ABSTRACT: This study evaluated the protective effects of supplementation with three different sugars on the motility, morphology and DNA integrity of rat epididymal sperm chilled and stored at 4°C Epididymides were obtained from each donor. Rat epididymal sperm was diluted in Ham's F10 plus raffinose, Ham's F10 plus trehalose, Ham's F10 plus fructose, and Ham's F10 medium for control purposes. Thereafter, the extended sperm were chilled and stored in liquid form at 4°C. Sperm motility, morphological abnormalities and DNA damage were determined at 0 and 12h after chilling. No significant difference was observed in any of the parameters evaluated at 0h, before storage (P>0.05). After 12h of storage, all sugar additives led to statistically higher motility, normal sperm morphology and DNA integrity in comparison to the control group. Raffinose gave the best motility percentages (32.86±1.84%) after 12h of storage at 4°C, compared to the other groups (P<0.001). In conclusion, Raffinose, trehalose and fructose provided a better protection of sperm functional parameters against chilling injury, in comparison to the control group.Cryobiology 05/2012; 65(2):93-7. DOI:10.1016/j.cryobiol.2012.05.007 · 1.64 Impact Factor
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- "In other hand, Ball et al. (2000) found that removal of seminal plasma increased the susceptibility of stallion spermatozoa to oxidative stress. This result agreed with Love et al. (2005) where found that centrifugation and removal of the seminal plasma may enhance sperm motility of cooled-stored stallion semen, but also had an adverse effect on sperm DNA integrity. "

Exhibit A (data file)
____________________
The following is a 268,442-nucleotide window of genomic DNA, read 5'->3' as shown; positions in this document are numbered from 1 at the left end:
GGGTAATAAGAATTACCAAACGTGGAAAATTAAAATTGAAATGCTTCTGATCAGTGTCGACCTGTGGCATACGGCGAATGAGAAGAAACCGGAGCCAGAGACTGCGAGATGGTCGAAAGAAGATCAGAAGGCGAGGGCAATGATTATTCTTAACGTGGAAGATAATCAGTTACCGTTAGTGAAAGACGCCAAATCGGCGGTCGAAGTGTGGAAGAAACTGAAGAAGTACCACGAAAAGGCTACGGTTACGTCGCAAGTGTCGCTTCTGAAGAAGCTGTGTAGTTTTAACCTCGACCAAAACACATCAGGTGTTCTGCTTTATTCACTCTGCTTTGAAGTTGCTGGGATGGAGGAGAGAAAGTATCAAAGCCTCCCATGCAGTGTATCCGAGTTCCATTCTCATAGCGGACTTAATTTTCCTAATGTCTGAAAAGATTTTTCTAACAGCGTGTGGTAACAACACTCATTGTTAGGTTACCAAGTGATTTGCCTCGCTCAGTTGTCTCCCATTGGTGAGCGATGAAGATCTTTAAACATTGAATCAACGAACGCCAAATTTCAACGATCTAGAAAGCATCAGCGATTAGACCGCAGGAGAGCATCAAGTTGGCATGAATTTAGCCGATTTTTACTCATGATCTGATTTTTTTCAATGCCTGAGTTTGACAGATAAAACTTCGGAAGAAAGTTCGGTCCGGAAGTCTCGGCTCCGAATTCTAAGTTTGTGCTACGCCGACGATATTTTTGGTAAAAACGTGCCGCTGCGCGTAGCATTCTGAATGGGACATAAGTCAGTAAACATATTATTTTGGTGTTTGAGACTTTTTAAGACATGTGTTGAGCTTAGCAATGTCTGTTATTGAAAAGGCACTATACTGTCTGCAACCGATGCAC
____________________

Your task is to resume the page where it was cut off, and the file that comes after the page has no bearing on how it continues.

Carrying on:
ABSTRACT: Fresh semen samples were collected from 11 warm blood stallions, each ejaculate was distributed into three equal parts. The first part was diluted in a skim milk-glucose diluent (SMG), the second part was diluted in a skim milk-glucose supplemented with Tyrode's medium (SMG-T), the third part was centrifuged to remove the seminal plasma, then the sperm was resuspended in the second diluent (SMG-T-C). The diluted semen were evaluated immediately after dilution (0 hour) and at 24, 48, 72, and 96 hours of storage at 5°C. Flow cytometry was performed to determine sperm viability, mitochondrial activity and acrosomal integrity. Immediately after dilution the tested parameters of sperms that diluted in SMG-T was significantly (P<0.001) higher than those diluted with SMG and SMG-T-C, and with SMG-T-C were higher significantly (P<0.05) than those diluted with SMG. The decreasing rate in tested sperm parameter was greater significantly (P<0.001) in semen samples which were diluted with SMG than those diluted with SMG-T and SMG-T-C. In conclusion, the present study indicated that viability, acrosomal integrity, and mitochondrial activity of stallion sperms were better preserved in SMG-T in comparison with SMG, also centrifugation and removal of the seminal plasma have an adverse effect on these three sperm parameters.